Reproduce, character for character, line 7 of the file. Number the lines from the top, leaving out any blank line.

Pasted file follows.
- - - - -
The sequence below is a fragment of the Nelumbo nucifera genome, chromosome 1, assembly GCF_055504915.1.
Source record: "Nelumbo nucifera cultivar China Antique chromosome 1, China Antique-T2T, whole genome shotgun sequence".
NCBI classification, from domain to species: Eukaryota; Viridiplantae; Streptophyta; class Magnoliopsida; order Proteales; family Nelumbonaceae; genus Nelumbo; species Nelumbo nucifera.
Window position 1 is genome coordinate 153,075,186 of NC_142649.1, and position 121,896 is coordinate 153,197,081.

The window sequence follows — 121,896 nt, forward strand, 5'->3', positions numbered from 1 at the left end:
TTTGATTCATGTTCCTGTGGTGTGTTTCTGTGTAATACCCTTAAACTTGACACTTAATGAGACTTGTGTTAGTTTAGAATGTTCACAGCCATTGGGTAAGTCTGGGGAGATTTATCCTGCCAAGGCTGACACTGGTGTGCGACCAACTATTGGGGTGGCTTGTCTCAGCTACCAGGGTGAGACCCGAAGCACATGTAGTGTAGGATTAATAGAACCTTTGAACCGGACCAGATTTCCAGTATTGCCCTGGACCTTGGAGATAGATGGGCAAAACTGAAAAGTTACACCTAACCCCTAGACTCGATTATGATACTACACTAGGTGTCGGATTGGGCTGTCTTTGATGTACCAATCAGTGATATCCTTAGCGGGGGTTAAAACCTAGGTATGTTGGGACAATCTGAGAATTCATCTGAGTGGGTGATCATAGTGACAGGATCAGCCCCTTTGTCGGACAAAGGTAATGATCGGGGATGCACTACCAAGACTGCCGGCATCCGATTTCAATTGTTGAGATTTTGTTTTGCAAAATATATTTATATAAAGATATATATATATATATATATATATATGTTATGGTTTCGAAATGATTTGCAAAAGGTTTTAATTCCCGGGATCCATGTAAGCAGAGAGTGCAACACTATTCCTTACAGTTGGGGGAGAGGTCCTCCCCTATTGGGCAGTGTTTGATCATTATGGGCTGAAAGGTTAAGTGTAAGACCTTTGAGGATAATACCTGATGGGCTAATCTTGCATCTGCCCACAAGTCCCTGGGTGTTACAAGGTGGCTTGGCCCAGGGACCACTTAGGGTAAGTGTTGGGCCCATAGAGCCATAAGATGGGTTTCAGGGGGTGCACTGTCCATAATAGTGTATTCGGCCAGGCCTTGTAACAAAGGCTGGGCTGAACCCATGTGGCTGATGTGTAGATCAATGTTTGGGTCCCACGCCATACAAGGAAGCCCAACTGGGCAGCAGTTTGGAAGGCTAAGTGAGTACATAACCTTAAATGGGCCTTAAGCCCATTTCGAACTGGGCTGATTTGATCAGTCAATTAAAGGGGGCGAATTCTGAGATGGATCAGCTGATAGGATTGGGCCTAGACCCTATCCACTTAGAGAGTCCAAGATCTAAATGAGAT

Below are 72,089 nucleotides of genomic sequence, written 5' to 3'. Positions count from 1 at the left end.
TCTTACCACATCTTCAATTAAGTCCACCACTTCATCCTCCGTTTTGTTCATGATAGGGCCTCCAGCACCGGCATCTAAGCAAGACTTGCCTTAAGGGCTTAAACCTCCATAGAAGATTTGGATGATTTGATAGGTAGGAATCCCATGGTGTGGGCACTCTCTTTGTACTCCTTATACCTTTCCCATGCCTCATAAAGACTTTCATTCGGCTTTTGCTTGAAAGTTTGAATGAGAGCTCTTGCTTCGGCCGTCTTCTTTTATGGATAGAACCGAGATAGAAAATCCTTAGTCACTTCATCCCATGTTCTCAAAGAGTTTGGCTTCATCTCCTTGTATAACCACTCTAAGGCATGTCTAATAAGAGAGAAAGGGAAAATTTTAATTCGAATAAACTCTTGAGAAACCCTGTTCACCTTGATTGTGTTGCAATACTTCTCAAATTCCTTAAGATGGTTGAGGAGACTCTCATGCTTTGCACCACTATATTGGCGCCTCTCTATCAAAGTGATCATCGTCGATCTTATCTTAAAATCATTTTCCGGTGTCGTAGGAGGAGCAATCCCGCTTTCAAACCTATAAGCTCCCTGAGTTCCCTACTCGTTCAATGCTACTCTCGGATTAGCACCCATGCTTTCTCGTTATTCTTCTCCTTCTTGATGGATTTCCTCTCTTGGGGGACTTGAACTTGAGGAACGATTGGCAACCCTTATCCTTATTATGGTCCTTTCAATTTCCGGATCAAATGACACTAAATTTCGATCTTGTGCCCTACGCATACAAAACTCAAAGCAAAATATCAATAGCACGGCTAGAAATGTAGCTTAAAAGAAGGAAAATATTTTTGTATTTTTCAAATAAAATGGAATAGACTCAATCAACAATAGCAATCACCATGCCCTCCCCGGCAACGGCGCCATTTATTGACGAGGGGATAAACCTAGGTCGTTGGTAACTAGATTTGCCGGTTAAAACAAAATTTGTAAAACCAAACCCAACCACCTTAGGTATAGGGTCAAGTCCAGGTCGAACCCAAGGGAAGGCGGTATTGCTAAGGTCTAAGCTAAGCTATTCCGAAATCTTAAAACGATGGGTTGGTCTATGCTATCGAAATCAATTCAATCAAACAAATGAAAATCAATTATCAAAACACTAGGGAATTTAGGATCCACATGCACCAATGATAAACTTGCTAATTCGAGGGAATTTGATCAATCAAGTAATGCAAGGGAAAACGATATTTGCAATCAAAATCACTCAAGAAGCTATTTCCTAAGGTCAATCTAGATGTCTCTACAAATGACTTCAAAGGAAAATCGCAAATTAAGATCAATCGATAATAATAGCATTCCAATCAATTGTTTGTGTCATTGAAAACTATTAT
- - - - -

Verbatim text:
Below are 72,089 nucleotides of genomic sequence, written 5' to 3'. Positions count from 1 at the left end.